Thursday, April 16, 2015

Charge Your Batteries


Last night at a social function, a parishioner asked our curate and me, "How do you keep your batteries charged? Y'all are like Energizer bunnies." I thanked him for his compliment and said a silent prayer of thanksgiving that the fatigue I'm still feeling from two weeks ago isn't showing. And then I thought more about his question. How do I keep my battery charged?

On Wednesday of last week, I preached a sermon on Peter and John's encounter with a man lame from birth at the Jerusalem temple. On Sunday, we'll read the follow-up to that encounter in Acts 3:12-19. The crowd in the temple was amazed that this lame man was suddenly up and walking and dancing and praising God. Peter's response to their surprise says a lot about the nature of Christian ministry: "When Peter saw the astonishment of those who had seen the lame man healed, he addressed the people, 'You Israelites, why do you wonder at this, or why do you stare at us, as though by our own power or piety we had made him walk?'" Who healed the man? It wasn't Peter, and it wasn't John. It was the resurrected Jesus himself who accomplished this miracle. As Peter put it, "...his name itself has made this man strong," clearly directing the focus of the crowd back on the power of Jesus' name.

The same is true for everyone who professes to be a disciple of Jesus Christ. Everyone who works in the name of Jesus accomplishes that work through a power that comes not from within but from above. Whether we preach or teach or pastor, whether we help or comfort or pray, whether we heal or lead or labor, we do so through the name that is above every name--the mighty name of Jesus.

How do we keep our batteries charged? In the answer that I gave our parishioner, I described how it is my "job" to take care of myself. "I get paid to pray and spend time in quiet and study the bible and exercise," I explained. "When I take care of myself, I am living out my calling as a disciple of Jesus and as a priest in the Episcopal Church. It's my job to be spiritually nourished and to invite others to do the same."

I can't do this job on my own. As Peter professed, it isn't my power or even my piety that makes it possible for me to run around and do all the things that a clergyperson is called to do. I am filled with the Holy Spirit and given a share in the power of Jesus' name. And so are you--so are all of us. Forgetting that--whether by neglecting our spiritual disciplines or by developing a messianic complex--is a recipe for defeat.

Wednesday, April 15, 2015

Peace With You


Peace be with you. Peace be with you. Peace be with you. If you haven’t heard that lately, you haven’t been to church.

Last Sunday, as I read the gospel (John 20:19-31), I thought to myself, “Dang, that’s a lot of ‘Peace be with you.’” Jesus said it three times in that one reading—twice in one encounter with the disciples. Of course, we also say it in our liturgy—“The Peace of the Lord be always with you. And also with you.”—and I suppose that’s where it comes from.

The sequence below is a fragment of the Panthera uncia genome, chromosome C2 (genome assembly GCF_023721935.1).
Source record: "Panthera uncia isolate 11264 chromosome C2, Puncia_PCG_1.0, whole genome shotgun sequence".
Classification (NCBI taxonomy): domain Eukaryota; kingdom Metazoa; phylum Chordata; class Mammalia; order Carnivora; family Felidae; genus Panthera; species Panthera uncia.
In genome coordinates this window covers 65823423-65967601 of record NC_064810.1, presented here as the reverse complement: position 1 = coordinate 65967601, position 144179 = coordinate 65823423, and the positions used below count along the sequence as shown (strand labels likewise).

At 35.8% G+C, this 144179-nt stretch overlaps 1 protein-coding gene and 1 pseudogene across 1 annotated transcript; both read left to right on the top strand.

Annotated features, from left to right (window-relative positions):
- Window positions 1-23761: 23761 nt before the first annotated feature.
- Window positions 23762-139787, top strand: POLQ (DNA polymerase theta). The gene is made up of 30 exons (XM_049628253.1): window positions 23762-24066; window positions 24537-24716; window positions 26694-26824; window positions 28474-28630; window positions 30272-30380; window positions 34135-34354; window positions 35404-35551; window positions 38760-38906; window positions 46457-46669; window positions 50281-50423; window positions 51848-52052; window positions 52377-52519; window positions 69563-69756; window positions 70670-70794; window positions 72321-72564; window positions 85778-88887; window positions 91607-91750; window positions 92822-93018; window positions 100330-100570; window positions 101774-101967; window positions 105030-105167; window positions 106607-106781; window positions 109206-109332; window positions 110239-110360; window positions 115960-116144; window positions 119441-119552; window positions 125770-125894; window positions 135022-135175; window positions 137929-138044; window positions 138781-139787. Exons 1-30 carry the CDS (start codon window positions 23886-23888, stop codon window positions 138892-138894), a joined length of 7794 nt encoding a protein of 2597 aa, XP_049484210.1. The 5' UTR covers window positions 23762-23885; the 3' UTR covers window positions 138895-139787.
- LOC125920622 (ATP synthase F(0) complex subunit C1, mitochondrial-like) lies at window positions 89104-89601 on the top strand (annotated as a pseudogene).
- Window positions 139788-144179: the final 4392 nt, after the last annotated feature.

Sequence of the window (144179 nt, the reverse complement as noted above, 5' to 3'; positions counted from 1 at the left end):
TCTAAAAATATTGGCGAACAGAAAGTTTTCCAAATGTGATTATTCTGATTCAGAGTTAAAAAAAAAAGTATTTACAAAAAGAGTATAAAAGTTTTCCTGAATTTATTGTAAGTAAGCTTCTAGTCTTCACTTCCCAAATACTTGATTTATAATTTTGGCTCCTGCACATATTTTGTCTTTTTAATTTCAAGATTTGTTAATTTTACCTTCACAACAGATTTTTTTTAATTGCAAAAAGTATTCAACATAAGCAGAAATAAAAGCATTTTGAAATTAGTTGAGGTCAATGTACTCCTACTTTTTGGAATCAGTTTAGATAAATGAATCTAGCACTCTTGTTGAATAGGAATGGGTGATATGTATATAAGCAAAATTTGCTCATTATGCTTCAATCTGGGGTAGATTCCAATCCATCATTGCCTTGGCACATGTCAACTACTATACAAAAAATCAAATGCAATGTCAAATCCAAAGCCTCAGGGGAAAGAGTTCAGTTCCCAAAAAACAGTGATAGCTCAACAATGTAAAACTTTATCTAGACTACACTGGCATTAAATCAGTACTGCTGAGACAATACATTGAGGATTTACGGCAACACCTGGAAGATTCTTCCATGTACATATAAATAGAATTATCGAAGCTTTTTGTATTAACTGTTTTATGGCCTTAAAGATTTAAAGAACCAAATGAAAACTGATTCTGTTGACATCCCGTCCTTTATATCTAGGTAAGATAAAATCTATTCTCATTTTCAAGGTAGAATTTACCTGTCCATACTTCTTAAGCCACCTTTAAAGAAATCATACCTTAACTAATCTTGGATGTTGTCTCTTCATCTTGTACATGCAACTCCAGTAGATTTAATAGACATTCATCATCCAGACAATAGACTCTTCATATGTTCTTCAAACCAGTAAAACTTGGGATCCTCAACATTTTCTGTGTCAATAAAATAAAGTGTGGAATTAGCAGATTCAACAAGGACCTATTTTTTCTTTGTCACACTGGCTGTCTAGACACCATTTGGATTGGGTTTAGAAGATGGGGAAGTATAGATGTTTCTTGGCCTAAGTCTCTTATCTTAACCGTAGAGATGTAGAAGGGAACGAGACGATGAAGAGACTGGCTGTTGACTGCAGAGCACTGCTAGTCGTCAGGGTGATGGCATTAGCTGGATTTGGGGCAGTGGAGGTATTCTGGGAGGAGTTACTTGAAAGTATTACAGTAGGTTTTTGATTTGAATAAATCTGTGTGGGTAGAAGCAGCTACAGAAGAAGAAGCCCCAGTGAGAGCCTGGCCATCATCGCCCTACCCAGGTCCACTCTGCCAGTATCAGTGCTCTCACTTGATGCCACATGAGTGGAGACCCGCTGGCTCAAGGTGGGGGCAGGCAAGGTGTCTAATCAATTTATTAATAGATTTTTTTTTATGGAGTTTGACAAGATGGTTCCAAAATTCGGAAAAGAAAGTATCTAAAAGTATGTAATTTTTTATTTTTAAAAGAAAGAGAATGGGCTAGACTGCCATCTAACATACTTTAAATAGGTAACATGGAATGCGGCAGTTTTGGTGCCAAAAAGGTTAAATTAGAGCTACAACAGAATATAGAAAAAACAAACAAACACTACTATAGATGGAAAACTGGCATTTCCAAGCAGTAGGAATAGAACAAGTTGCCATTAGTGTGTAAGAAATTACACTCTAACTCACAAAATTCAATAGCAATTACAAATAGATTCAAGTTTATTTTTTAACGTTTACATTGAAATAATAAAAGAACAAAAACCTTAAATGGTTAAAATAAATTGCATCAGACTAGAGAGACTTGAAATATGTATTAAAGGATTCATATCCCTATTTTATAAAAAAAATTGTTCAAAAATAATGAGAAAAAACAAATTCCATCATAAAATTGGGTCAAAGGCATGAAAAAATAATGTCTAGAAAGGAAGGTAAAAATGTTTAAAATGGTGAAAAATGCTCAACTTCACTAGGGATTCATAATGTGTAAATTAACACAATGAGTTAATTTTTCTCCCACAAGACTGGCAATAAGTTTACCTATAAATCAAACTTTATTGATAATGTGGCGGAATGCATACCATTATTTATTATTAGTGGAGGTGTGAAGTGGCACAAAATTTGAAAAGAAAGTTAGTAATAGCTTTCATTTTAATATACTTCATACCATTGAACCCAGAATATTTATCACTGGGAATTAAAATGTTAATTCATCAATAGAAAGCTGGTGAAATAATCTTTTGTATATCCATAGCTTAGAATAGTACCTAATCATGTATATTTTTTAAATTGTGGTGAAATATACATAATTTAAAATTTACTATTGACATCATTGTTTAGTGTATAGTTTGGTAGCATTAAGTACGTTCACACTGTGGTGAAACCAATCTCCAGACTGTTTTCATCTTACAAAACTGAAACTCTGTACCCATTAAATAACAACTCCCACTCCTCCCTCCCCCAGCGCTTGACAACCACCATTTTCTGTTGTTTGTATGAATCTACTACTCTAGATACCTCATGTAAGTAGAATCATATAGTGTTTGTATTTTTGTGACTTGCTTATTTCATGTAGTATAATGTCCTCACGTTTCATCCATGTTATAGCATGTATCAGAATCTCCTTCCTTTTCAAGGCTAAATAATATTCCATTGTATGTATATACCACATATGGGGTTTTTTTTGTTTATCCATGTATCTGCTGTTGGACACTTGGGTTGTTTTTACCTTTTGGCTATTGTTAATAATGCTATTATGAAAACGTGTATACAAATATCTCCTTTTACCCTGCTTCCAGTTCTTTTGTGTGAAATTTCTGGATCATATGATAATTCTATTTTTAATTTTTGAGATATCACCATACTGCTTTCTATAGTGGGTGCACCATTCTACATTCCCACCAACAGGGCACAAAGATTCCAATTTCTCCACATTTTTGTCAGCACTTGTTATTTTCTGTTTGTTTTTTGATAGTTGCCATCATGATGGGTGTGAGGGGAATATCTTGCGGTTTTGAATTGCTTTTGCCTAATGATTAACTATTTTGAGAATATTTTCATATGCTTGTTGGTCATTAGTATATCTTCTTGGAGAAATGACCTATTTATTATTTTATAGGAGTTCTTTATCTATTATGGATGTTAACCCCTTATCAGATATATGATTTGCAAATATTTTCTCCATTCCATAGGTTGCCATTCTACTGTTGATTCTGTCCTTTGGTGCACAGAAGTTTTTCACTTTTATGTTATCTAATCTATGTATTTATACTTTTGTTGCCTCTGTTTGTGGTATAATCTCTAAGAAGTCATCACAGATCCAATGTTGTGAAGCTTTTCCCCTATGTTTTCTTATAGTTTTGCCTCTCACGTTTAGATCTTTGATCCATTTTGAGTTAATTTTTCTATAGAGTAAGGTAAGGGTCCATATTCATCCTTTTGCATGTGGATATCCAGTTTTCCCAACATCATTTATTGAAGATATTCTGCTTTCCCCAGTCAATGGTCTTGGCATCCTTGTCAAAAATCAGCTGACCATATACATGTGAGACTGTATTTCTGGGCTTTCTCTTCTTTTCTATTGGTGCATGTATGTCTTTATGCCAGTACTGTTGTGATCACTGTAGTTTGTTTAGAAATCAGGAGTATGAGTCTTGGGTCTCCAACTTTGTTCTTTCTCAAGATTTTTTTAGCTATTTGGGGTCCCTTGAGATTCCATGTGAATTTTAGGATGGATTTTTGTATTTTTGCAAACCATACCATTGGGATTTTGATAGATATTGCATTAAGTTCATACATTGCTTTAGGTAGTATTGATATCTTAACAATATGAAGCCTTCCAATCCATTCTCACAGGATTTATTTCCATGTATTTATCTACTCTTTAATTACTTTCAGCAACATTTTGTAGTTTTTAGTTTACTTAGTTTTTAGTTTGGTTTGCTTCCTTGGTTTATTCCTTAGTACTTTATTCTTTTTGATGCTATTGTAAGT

This Sunday (Luke 24:36b-48), again, Jesus will greet the disciples with that familiar phrase: Peace be with you. As I wrote about yesterday, the disciples didn’t seem to care; they were still terrified. Still, it seems to be Jesus’ attempt to greet them in a disarming way. Peace be with you.

But it’s more than a greeting; Jesus is offering them his peace. Way back in John 14, Jesus made that explicit, saying to them, “My peace I give to you; my peace I leave with you.” Part of his departing gift is the bestowal of that peace. And, when the risen Jesus shows up again, he reminds them that they have it. Peace be with you.

Grammatically speaking, the statement “Peace be with you” is an interesting way of conveying the Lord’s peace. Jesus didn’t say, “Receive my peace.” Nor did he say, “Peace is yours.” Instead, he says, “Peace be with you.” In fact, he doesn’t even say a verb. It’s merely implied in the Greek. He just says, “Peace…with you.” It’s not an action. It’s not a disposition. It’s a recognition of what is already true.

How does that shape our liturgical exchange of the Lord’s peace? When someone says, “The Peace of the Lord be always with you,” he/she isn’t really giving you anything. You’ve already got it. They’re really saying, “The Peace of the Lord…always with you.” It’s not a granting of peace. It’s an invitation to recognize it.

Jesus says comfortable words to the disciples—Peace be with you—and sometimes he has to say it multiple times. He’s not giving them extra peace. He’s urging them to see the peace that they have been given. It’s the peace he has given to us as well. Let us bid one another recognize it.

Tuesday, April 14, 2015

Still Scared


Luke 24 is an interesting chapter to read from start to finish. Before attempting to preach the gospel lesson appointed for this Sunday (Luke 24:36b-48), it might be a good idea to let the rest of the story soak in a little bit.

On the third day, Jesus rose from the dead, and, when the women discovered that the tomb was empty and were told by two heavenly messengers that Jesus had risen, they were frightened (v. 5). When they reported what they had seen to the disciples, many of them dismissed it as "an idle tale" (v. 11). The disciples who walked down the road to Emmaus explained to the risen Jesus, whom they were kept from recognizing, the reports of the empty tomb, but still they did not understand. So Jesus called them "foolish" and "slow of heart" and explained in detail how the scriptures pointed to the death and resurrection of God's anointed one (vv. 25-26). Still unable to perceive what was being said or who it was that was saying it, the disciples stumbled along until Jesus broke bread and their eyes were finally opened. So they ran back to Jerusalem and told the other disciples what had happened, and the heard that Jesus had indeed appeared to Simon (vv. 33-35).

What happens next? Just as the disciples were discussing all of these things, Jesus shows up again, and the disciples "were startled and terrified, and thought that they were seeing a ghost." Think about that again. After all of that--after the empty tomb, conversations with angels, a scriptural explanation by Jesus himself, a remarkable recognition and disappearing act, and confirmation of another visit from Jesus--the risen Lord shows up, and the disciples still think they are seeing a ghost. To put it plainly, it was easier for them to believe that they were being haunted than to believe that Jesus had been raised from the dead.